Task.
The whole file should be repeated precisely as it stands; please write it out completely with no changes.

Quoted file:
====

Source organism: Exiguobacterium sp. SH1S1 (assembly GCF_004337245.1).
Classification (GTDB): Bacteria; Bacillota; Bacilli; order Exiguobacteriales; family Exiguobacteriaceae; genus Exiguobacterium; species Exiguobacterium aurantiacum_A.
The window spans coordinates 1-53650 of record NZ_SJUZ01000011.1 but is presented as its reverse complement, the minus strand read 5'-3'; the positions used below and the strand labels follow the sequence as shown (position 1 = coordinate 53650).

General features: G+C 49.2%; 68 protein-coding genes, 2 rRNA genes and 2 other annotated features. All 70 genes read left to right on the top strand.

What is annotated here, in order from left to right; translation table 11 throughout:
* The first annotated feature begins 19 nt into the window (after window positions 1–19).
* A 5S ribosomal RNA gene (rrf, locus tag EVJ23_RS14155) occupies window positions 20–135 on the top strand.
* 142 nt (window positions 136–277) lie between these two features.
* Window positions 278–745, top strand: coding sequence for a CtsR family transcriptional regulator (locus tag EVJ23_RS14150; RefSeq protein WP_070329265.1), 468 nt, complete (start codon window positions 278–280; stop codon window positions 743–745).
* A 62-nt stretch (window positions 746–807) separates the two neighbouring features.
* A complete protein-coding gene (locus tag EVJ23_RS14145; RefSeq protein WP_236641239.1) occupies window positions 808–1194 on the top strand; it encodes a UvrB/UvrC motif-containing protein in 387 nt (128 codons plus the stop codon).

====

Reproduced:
Source organism: Exiguobacterium sp. SH1S1 (assembly GCF_004337245.1).
Classification (GTDB): Bacteria; Bacillota; Bacilli; order Exiguobacteriales; family Exiguobacteriaceae; genus Exiguobacterium; species Exiguobacterium aurantiacum_A.
The window spans coordinates 1-53650 of record NZ_SJUZ01000011.1 but is presented as its reverse complement, the minus strand read 5'-3'; the positions used below and the strand labels follow the sequence as shown (position 1 = coordinate 53650).

General features: G+C 49.2%; 68 protein-coding genes, 2 rRNA genes and 2 other annotated features. All 70 genes read left to right on the top strand.

What is annotated here, in order from left to right; translation table 11 throughout:
* The first annotated feature begins 19 nt into the window (after window positions 1–19).
* A 5S ribosomal RNA gene (rrf, locus tag EVJ23_RS14155) occupies window positions 20–135 on the top strand.
* 142 nt (window positions 136–277) lie between these two features.
* Window positions 278–745, top strand: coding sequence for a CtsR family transcriptional regulator (locus tag EVJ23_RS14150; RefSeq protein WP_070329265.1), 468 nt, complete (start codon window positions 278–280; stop codon window positions 743–745).
* A 62-nt stretch (window positions 746–807) separates the two neighbouring features.
* A complete protein-coding gene (locus tag EVJ23_RS14145; RefSeq protein WP_236641239.1) occupies window positions 808–1194 on the top strand; it encodes a UvrB/UvrC motif-containing protein in 387 nt (128 codons plus the stop codon).